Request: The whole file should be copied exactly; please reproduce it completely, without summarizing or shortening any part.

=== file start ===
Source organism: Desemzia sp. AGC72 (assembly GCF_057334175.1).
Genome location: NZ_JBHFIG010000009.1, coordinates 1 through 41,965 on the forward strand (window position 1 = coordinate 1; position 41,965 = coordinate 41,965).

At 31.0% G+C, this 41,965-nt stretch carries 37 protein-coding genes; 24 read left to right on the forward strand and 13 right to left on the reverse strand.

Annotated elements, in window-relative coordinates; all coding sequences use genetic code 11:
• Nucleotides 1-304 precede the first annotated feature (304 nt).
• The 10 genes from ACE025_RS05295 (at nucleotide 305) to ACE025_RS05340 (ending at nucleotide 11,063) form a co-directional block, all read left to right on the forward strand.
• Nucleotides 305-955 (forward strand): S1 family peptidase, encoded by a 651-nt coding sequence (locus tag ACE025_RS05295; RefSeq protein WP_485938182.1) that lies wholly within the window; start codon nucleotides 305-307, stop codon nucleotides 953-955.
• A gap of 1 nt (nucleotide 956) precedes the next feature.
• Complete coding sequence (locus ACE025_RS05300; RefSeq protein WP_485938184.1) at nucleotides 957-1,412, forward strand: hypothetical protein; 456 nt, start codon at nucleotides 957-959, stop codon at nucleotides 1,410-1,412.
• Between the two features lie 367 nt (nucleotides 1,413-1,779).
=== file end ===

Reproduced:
Source organism: Desemzia sp. AGC72 (assembly GCF_057334175.1).
Genome location: NZ_JBHFIG010000009.1, coordinates 1 through 41,965 on the forward strand (window position 1 = coordinate 1; position 41,965 = coordinate 41,965).

At 31.0% G+C, this 41,965-nt stretch carries 37 protein-coding genes; 24 read left to right on the forward strand and 13 right to left on the reverse strand.

Annotated elements, in window-relative coordinates; all coding sequences use genetic code 11:
• Nucleotides 1-304 precede the first annotated feature (304 nt).
• The 10 genes from ACE025_RS05295 (at nucleotide 305) to ACE025_RS05340 (ending at nucleotide 11,063) form a co-directional block, all read left to right on the forward strand.
• Nucleotides 305-955 (forward strand): S1 family peptidase, encoded by a 651-nt coding sequence (locus tag ACE025_RS05295; RefSeq protein WP_485938182.1) that lies wholly within the window; start codon nucleotides 305-307, stop codon nucleotides 953-955.
• A gap of 1 nt (nucleotide 956) precedes the next feature.
• Complete coding sequence (locus ACE025_RS05300; RefSeq protein WP_485938184.1) at nucleotides 957-1,412, forward strand: hypothetical protein; 456 nt, start codon at nucleotides 957-959, stop codon at nucleotides 1,410-1,412.
• Between the two features lie 367 nt (nucleotides 1,413-1,779).